Apocalypse Chow

Apocalypse Chow

Introducing a new food column by Arun Gupta.

Dumplings at Shu Jiao Fu Zhou (Bing/Flickr)

This new monthly column, Apocalypse Chow, is about radically rethinking our understanding of food. While we can’t live without food and drink, cuisine is not merely a physical product. It is foremost a social product of capitalism. Apocalypse Chow will explore how physical tastes are socially produced. For the first column, I explain why the best-tasting Chinese dumplings tend to be the cheapest.

Future columns will tackle: The rise of “platform foods” like pizza, burgers, and sandwiches. The spread of fake bistros in Paris. America’s crucial role in popularizing Japanese ramen. The production problem that led Starbucks to invent the Frappuccino. Why culinary authenticity is real. And I’ll recommend some great restaurants along the way.

As a graduate of the French Culinary Institute, former chef, and restaurant reviewer currently working as an investigative reporter as well as a guide for historical food tours around New York City, I take a sensual approach to food. One that understands it is a source of tremendous joy and belonging, fraught with fears and anxieties, and a site for heated political battle. How we understand food and cuisine can teach us a lot about how capitalism shapes our daily lives.

Food can show us how to build a future rich in social, cultural, and culinary variety where we don’t just rethink labor and work, family and gender, but experience them in endlessly delicious ways. —Arun Gupta 

Illustration by Hann Studio

I lead food and history tours around New York City. On a recent tour, I was asked a simple question. Why might the same dish—a sandwich, a slice of pizza, a plate of dumplings—cost three or four times more in one restaurant than in another restaurant a block or two away, and the cheaper version tastes much better?

The question came up in Manhattan’s historic Chinatown while a group of us ate pork and chive, chicken and mushroom, and pork and cabbage dumplings. Everyone agreed they were superb. The skins were silky and gently chewy, the fillings juicy, well-seasoned, and packed with aromatics like chives and ginger. And they avoided the three fatal flaws of dumplings: thick and doughy wrappers, torn skins, and opening when boiled, all signs of poor craftsmanship.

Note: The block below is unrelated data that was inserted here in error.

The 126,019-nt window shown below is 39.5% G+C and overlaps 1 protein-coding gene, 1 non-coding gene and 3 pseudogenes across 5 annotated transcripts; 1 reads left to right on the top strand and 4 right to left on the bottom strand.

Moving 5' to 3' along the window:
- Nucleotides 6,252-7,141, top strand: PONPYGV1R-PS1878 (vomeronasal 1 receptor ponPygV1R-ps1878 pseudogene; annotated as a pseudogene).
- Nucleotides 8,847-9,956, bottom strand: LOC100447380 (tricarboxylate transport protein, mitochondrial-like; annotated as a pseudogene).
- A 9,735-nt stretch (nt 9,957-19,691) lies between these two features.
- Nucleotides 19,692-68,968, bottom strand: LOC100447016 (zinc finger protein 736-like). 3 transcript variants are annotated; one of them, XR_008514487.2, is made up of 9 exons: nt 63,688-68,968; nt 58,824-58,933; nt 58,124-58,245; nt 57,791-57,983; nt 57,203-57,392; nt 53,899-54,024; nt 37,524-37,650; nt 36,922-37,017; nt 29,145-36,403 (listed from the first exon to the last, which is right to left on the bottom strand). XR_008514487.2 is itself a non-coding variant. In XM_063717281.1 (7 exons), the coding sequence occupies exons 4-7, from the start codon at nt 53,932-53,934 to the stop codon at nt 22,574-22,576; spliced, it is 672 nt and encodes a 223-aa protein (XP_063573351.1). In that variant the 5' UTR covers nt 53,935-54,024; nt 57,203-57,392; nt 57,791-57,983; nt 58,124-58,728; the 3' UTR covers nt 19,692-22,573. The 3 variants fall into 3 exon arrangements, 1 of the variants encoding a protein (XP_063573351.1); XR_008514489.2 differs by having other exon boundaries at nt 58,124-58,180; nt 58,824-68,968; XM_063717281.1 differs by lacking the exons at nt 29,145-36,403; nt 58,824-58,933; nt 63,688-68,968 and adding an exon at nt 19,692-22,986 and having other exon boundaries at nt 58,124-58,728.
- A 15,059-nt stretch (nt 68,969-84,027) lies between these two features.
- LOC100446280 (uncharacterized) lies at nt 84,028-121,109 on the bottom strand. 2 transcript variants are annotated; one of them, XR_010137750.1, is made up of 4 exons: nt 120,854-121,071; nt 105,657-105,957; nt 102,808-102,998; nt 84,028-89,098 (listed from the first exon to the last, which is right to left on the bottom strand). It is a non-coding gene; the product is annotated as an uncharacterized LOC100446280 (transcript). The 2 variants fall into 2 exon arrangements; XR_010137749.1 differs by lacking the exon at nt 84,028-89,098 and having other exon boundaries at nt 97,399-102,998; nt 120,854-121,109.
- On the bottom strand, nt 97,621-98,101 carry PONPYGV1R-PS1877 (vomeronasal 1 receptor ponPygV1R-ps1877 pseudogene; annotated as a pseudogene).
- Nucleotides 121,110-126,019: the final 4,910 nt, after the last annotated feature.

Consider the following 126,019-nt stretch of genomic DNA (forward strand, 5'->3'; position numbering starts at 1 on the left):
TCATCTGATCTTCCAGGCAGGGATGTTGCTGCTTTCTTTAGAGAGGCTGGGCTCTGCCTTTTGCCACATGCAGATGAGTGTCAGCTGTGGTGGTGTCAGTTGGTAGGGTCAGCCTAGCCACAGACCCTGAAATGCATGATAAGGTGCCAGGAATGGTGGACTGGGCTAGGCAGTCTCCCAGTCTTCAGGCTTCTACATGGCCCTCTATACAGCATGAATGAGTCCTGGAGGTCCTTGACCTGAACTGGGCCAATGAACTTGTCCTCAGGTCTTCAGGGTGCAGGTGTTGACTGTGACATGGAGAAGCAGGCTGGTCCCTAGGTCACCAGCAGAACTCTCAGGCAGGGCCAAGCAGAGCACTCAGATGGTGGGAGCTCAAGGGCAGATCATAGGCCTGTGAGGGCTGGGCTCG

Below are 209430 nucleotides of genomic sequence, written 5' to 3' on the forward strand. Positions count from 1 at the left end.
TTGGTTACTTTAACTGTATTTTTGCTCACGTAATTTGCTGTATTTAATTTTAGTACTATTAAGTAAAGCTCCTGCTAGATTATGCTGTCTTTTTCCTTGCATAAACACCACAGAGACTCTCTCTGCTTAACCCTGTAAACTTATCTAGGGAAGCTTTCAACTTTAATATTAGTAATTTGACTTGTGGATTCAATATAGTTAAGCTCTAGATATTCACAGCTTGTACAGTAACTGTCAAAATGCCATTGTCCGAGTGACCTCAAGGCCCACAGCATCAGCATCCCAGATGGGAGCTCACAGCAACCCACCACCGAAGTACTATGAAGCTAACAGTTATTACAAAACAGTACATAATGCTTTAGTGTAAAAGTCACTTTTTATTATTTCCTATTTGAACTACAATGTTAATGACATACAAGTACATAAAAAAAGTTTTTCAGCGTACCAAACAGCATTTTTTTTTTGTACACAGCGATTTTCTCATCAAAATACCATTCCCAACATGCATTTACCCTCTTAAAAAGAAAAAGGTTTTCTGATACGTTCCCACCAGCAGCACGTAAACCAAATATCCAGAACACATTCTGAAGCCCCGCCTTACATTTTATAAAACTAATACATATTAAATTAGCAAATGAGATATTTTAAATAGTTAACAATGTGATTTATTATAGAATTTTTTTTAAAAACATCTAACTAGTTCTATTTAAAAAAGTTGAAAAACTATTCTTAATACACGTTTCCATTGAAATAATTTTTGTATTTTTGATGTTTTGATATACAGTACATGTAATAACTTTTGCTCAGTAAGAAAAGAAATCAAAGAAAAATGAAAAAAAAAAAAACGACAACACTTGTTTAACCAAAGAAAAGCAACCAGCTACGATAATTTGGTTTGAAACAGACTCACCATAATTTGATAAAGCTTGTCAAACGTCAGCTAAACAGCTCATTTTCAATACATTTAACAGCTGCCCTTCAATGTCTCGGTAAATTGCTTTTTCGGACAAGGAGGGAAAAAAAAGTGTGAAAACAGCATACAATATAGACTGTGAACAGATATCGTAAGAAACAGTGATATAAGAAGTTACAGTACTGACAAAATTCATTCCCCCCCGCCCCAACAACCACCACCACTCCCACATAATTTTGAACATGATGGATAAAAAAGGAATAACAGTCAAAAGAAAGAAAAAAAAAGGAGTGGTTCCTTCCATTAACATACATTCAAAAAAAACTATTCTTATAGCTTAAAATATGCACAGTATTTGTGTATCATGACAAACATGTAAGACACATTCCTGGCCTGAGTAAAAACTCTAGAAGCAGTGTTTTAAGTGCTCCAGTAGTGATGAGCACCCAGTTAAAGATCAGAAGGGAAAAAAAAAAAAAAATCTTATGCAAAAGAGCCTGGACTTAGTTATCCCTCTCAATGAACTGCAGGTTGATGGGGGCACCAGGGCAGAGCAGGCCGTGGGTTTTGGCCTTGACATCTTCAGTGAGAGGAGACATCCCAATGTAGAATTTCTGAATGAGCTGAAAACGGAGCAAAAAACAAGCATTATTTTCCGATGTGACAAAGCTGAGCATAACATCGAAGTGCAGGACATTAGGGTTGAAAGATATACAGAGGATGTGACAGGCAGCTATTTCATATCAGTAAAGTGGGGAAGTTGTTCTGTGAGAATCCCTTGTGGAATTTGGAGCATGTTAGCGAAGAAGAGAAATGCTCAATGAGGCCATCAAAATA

The restaurant was bare bones and dingy. One person said, “I would normally never go into a place like this. How can the food be so good in such a dump?”

The spot, Shu Jiao Fu Zhou, a Fujianese joint on Grand Street near Eldridge, sells six dumplings for $3. Not far away, across Houston Street, lots of restaurants serve dumplings. But six dumplings can cost $15, and they won’t be as tasty as what we ate.

The reason for this divergence in price and quality comes down to how migration, labor and immigration laws, supply chains, and culture all interrelate. In essence, political economy can not only explain the production and distribution of food, it can also help us understand how capitalism shapes cuisine in aesthetic and cultural ways.

In a dynamic city like New York, historical patterns repeat. For more than 200 years, one wave of immigrants after another has landed in the city. More than 1 million Germans settled downtown Manhattan during the 1800s, earning it the nickname of Kleindeutschland. Two million immigrants fled Ireland in the nineteenth century, most as a result of the British-created famine. Many lived in Five Points, then known as “the world’s most notorious slum,” which bled into the original Chinatown in Manhattan. (New York City is so vast that there are nine distinct Chinatowns.) Later that century, more than 1 million Italian peasants fled destitution for dreams of a better life in America and passed through New York. From 1880 to 1920, about 1.5 million Jews from Eastern Europe, Ukraine, and Russia escaping poverty and pogroms arrived in the Lower East Side. Still more communities came after the First World War: the “Great Migration” of African Americans from the South, Puerto Ricans granted U.S. citizenship by the Jones Act in 1917, and new groups from Asia, Africa, and the Americas after nativist immigration laws were relaxed in 1965.